This weekend, Caitlyn and I headed home to Kingston to visit my family and on Sunday morning we tried, along with my dad, for the Kentucky but with no luck. We then took the ferry across to Amherst Island to try for a Lark Bunting which has been there for a week or so. This is a really rare bird for Ontario, and is a species that is typically found out west in the great plains. We showed up at the address where this bird had been seen, and it took us longer than I expected to track it down! I knew that it was reported to sound similar to a cardinal, and after listening for 20 minutes I heard several notes in the distance that sounded exactly like that! However, the high wind was making it hard to pinpoint the exact location, and the bird kept dropping into the grass. I finally spotted it sitting on a mullein stalk in the middle of the field. I pointed it out for Caitlyn and dad and we all got decent looks. I also snapped a few really, really bad shots of it for the record, as you can see below. This is a small songbird that is all black except for parts of the wing that are white. Other highlights at this spot were Upland Sandpipers and other grassland bird species.
|Distant Lark Bunting|
After we had located our primary objective, we turned our attention to finding a scissor-tailed flycatcher which was reported from near the same location! This has happened so many times before: a rare bird is found at a location, birders flock to the area and end up turning up other rare birds! It really makes me wonder how many rare birds are going unnoticed! Unfortunately, we were unable to locate this amazing bird.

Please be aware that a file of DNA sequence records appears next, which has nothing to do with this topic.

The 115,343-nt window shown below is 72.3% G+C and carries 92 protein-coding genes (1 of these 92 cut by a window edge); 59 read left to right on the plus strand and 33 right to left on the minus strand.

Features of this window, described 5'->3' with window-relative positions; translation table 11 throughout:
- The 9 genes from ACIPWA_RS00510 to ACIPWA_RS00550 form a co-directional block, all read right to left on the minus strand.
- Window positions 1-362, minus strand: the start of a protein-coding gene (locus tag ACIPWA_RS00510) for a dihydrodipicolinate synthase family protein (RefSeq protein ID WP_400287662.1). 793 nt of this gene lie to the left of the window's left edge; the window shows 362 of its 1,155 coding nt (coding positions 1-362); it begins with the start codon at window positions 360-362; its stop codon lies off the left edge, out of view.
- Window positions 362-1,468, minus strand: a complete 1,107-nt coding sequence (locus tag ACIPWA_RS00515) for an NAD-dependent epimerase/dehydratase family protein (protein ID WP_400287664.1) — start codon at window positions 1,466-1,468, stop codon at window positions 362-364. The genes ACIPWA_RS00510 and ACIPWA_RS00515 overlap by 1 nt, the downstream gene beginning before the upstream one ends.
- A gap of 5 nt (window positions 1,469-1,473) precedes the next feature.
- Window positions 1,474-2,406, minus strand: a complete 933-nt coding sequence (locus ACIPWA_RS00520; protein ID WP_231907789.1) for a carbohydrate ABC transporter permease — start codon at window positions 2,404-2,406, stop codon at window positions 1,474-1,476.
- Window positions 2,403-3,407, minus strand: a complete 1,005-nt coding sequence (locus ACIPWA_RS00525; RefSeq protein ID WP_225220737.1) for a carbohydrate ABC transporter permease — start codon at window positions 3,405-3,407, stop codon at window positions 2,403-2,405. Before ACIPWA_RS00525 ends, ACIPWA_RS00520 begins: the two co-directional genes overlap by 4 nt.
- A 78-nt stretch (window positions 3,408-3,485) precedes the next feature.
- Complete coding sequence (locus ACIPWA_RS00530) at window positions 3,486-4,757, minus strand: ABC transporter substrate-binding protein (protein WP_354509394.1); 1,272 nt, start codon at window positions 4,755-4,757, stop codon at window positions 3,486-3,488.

Shortly after, we headed to the Kingston Field Naturalist property on the east end of the island to try and find breeding Wilson's Phalarope. We were soon rewarded with looks at many of these elegant birds as they flew by and foraged at some small ponds.
On the way back from the ponds we encountered a bizarre scene, a Snowy Owl perched in a tree...at the end of June! This is the latest I have ever seen one of these birds in Ontario. Right now this species should be on its breeding range in the arctic tundra, not sweating in southern Ontario heat! It appeared to me that it was holding its right wing at an odd angle, which makes me guess that it may be slightly injured, although it has clearly been able to survive for months past when it should have migrated north! It was also very tame, and allowed us to walk right under it as we followed the trail back to the car.